A years-old security vulnerability in Microsoft Office is still the most frequently exploited flaw by cyber criminals as a means of delivering malware to victims.
Analysis of cyberattacks between October and December 2020 by cybersecurity researchers at HP shows that one exploit accounts for almost three-quarters of all campaigns that attempt to take advantage of known vulnerabilities.
The exploit is CVE-2017-11882, a memory corruption vulnerability in Microsoft Office's Equation Editor, which was first disclosed in December 2017. When exploited successfully, it allows attackers to execute remote code on a vulnerable machine after the victim opens the malicious document – usually sent via a phishing email – used to run the exploit, providing them with an avenue for dropping malware.
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But despite a security update being available to protect against the vulnerability for over three years, it's still the most frequent exploit used by cyber criminals to deliver malware via malicious Microsoft Office documents.
"The enduring popularity of Equation Editor exploits such as CVE-2017-11882 may be due to home users and businesses not updating to newer, patched versions of Office. We commonly see this vulnerability being exploited by attackers who distribute easily-obtainable [remote access trojans]," Alex Holland, senior malware analyst at HP Inc, told ZDNet.
The use of CVE-2017-11882 has dropped compared to the previous quarter, when it accounted for 87% of exploits used – but another vulnerability is gaining popularity, more than doubling in use in just the space of a few months.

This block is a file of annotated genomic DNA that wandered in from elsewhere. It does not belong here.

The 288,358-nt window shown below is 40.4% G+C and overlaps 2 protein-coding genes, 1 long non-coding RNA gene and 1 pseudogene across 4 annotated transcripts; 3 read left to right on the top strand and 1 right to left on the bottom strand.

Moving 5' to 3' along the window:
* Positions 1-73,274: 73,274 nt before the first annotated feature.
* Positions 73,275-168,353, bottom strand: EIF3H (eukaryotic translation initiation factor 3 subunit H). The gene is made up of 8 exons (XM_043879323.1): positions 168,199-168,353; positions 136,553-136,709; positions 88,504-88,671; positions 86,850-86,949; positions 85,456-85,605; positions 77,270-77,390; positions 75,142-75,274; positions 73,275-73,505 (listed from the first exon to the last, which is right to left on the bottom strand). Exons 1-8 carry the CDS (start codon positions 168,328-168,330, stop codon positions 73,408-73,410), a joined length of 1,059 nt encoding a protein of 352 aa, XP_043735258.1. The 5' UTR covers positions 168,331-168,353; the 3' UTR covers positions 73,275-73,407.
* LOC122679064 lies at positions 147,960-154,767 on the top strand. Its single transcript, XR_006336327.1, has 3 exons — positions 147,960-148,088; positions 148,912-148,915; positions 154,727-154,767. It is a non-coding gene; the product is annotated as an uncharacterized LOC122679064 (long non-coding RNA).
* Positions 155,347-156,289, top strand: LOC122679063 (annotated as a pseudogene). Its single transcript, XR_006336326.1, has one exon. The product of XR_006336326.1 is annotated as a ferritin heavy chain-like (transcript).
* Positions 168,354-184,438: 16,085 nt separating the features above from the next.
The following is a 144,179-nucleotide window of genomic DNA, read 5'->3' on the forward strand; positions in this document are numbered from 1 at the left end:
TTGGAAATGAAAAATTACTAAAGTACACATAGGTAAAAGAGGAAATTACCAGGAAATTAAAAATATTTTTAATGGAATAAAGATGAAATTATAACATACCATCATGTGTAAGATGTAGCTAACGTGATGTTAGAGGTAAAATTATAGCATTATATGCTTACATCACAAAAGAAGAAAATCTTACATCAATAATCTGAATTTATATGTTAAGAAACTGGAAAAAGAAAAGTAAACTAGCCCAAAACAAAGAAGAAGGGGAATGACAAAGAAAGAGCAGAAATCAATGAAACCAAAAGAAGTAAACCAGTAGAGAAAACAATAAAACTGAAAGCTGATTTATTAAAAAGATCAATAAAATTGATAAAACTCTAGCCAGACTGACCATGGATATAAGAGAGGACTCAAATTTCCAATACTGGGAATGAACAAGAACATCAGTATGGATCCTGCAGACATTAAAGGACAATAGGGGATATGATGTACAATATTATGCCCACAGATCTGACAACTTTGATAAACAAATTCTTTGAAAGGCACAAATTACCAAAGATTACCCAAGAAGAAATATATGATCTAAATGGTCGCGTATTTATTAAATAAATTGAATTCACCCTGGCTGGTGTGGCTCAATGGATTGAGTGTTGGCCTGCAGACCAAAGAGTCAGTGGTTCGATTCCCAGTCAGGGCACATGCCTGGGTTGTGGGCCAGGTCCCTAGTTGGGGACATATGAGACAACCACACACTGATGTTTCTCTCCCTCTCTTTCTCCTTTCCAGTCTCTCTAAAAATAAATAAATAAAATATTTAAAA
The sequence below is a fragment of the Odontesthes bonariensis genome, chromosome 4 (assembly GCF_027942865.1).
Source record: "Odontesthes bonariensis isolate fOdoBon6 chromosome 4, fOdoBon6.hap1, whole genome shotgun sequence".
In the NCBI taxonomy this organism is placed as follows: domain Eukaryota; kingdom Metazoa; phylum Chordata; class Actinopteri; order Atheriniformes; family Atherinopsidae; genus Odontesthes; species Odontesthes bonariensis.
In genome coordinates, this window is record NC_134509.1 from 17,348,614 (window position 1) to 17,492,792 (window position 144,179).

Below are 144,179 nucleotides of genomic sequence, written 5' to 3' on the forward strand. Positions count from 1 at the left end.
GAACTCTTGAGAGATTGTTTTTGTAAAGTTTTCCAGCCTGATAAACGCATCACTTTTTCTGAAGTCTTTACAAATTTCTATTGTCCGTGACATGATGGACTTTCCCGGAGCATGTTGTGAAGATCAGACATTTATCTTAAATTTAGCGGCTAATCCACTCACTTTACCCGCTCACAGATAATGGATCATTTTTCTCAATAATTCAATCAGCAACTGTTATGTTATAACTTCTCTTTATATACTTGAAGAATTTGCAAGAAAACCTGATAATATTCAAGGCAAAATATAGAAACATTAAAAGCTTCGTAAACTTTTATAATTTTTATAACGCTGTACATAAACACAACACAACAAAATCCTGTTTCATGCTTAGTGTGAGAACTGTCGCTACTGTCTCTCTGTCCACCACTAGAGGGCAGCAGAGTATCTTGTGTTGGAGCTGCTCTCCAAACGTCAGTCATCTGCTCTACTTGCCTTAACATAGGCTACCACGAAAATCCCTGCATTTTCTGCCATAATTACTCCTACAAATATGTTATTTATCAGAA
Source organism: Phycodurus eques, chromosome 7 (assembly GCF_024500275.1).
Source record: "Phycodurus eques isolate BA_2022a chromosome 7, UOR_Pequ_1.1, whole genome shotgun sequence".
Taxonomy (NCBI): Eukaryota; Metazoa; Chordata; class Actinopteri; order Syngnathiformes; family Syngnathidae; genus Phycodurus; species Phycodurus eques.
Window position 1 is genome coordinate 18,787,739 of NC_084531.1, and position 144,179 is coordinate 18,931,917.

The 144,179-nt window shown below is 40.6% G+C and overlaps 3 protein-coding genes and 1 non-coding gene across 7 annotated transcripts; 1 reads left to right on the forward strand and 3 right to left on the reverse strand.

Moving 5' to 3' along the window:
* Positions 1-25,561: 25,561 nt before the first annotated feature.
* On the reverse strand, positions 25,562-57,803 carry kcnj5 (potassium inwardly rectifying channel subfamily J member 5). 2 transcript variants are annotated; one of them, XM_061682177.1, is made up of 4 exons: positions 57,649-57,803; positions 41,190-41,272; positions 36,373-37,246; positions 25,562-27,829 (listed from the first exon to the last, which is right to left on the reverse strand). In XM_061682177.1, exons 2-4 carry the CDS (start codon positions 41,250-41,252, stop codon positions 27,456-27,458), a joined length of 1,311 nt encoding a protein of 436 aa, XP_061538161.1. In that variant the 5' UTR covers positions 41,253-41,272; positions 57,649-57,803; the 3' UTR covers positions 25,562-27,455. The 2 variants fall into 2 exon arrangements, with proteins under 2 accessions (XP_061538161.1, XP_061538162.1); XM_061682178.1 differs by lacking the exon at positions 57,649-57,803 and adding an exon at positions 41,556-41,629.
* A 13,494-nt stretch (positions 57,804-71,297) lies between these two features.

CVE-2017-0199 is a vulnerability in Microsoft Word remote code execution, which first came to light in 2017. It allows attackers to download and execute PowerShell scripts on compromised machines, providing them with additional access.
Analysis of attacks by HP found that 22% of campaigns attempting to take advantage of unpatched exploits used CVE-2017-0199 during the past three months of 2020 – something that could've been prevented if cybersecurity teams had patched against it when a security update was released in 2017.
Email remains the key method for cyber criminals distributing malicious attachments in order to deliver malware – but there has been a slight change in the exact method of delivery.
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Before the final quarter of 2020, malicious documents counted for just over half of files used to distribute exploits, but that dropped to just under a third. Meanwhile, the use of Excel Spreadsheets as a means of distributing exploits doubled in that period, rising from being used in one in ten instances detected to almost one in five.
"Excel appeals to attackers because it supports a legacy macro technology called Excel 4.0 or XLM. These older macros have proven more difficult to detect than their Visual Basic for Application counterparts because security tools struggle to parse them," said Holland.
But no matter the type of file that cyber attackers are attempting to use to distribute malware, there's a simple thing organisations can do to protect themselves from falling victim – apply the relevant security patches, especially if the updates have been available for many years already.
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